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Compare run-off coverage to protect your company’s past work

Get extended claims coverage for businesses that close or merge.

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Run-off coverage protects your business from claims of negligence or damage involving services provided during your previous insurance policy. This allows customers to file claims against your business for several years after your policy ends.

How does run-off coverage work?

Run-off coverage extends your business’s liability after ending the policy, covering past work done by your business. The coverage applies to claims-made policies that only cover claims made while the policy is in force. By buying run-off coverage, a business can end its policy but still file claims for past work that arises several years after the end date.

In most cases, businesses buy run-off coverage when it faces an organizational change like merging with or acquiring another business or closing its doors. Many businesses will buy up to six years of run-off coverage to fulfill their merger or acquisition agreement.

However, run-off coverage only protects businesses for past work. You may need separate liability insurance if you’re continuing your operations.

Run-off coverage in action.

Top Lights is a national company that designs and renovates commercial lighting. Since the company is expanding globally by merging with Lowell Lighting, Inc., the two companies will use Lowell Lighting’s insurance for professional liability and directors and officers liability coverage.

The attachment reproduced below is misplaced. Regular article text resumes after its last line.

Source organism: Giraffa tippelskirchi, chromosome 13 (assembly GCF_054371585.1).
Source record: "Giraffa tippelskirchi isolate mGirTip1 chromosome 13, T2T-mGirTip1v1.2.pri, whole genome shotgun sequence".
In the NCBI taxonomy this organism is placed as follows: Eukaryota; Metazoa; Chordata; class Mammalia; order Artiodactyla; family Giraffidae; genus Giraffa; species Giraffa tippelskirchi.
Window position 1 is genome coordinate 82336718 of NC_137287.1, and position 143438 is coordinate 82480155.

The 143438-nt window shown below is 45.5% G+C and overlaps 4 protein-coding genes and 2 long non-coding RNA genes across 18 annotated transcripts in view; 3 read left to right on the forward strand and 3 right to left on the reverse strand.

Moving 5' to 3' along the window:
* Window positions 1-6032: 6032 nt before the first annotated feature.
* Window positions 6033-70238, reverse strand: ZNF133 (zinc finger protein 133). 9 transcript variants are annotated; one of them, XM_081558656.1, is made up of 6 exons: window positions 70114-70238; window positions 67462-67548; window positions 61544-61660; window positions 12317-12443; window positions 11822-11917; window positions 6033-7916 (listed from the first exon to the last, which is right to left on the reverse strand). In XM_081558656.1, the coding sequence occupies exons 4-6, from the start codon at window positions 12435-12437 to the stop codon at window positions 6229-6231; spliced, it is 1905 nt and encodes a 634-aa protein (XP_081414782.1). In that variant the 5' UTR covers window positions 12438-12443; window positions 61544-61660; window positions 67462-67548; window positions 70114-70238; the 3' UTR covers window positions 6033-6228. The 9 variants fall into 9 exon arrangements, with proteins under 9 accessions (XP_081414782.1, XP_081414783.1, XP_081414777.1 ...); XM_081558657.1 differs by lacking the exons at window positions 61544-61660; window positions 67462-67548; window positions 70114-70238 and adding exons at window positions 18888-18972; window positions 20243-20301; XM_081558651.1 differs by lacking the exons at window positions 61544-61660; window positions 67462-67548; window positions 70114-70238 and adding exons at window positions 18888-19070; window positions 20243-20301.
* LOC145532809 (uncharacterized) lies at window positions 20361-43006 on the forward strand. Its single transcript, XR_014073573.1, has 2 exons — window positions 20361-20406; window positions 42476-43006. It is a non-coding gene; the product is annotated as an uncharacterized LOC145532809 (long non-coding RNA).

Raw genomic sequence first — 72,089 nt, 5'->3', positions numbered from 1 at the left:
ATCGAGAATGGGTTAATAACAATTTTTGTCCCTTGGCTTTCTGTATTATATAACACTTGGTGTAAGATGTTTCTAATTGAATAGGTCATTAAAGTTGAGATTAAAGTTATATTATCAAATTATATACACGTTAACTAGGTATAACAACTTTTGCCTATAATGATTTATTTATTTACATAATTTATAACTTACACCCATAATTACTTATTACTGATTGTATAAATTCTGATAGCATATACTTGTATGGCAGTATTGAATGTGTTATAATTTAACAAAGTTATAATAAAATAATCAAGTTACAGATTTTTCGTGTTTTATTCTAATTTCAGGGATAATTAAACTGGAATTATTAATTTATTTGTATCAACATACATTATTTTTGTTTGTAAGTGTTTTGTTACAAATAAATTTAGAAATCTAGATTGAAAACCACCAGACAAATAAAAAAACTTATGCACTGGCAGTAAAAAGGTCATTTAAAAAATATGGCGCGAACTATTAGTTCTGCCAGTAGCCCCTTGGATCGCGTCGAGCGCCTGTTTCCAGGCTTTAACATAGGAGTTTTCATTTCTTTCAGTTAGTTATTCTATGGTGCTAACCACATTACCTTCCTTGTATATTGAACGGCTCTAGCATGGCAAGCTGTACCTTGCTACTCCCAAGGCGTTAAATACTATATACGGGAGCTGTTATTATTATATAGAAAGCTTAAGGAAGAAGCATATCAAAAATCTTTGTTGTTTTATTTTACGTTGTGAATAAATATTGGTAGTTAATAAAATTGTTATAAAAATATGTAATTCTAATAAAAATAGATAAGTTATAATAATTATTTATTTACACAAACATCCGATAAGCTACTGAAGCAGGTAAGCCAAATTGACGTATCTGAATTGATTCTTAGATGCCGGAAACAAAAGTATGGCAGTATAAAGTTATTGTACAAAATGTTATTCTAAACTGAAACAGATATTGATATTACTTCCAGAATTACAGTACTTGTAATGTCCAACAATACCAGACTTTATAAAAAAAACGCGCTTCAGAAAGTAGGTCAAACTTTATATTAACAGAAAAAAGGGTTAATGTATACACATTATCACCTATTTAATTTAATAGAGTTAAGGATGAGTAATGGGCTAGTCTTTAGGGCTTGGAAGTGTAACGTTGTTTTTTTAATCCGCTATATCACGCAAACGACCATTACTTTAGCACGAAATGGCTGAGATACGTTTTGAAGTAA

Top Lights should purchase six years of run-off coverage for professional advice given to clients before the merge. Run-off coverage can also protect Top Lights for CEO and other leaders’ decisions before the merge.

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Run-off coverage vs extended reporting period

Run-off coverage works similar to an extended reporting period (ERP), also nicknamed tail coverage. However, the main difference is the amount of time the coverage usually lasts. An ERP typically lasts one year, while run-off coverage may be purchased for three or five years.

Businesses with large organizational changes may need run-off over ERP coverage because of the time insured or to meet requirements in a contract. However, professionals like consultants may choose ERP coverage when switching insurance companies.

ERP coverage in action.

Trisha is a digital marketing consultant who keeps professional liability coverage in case of a claim. She decides to switch insurance companies to save money on a lower premium. However, Trisha’s new insurance company will cover some previous work but not all work done under her previous policy. For extra protection, Trisha purchases extended reporting period coverage on her previous policy for one year.

When do businesses need run-off coverage?

Most businesses buy run-off coverage during a major change in structure or control.

Your company might need run-off coverage if it…
  • Merges with another business
  • Acquires another business
  • Closes its doors — This can include individuals like doctors, lawyers or consultants ending their careers.
Your company might not need run-off coverage if it…
  • Keeps the same insurance company
  • Purchases a new policy that covers previous work
  • Buys extended reporting period coverage

How much does run-off coverage cost?

The cost of run-off coverage may depend on several factors, including:

  • Number of previous claims
  • Amount of time since the policy ended
  • Coverage previously bought

Bottom line

Your business may buy run-off coverage after ending your previous liability insurance policy to protect against new claims involving your business’s past work. Once you’ve secured enough coverage, consider other types of business insurance you may need for your new business structure.

Frequently asked questions about run-off coverage

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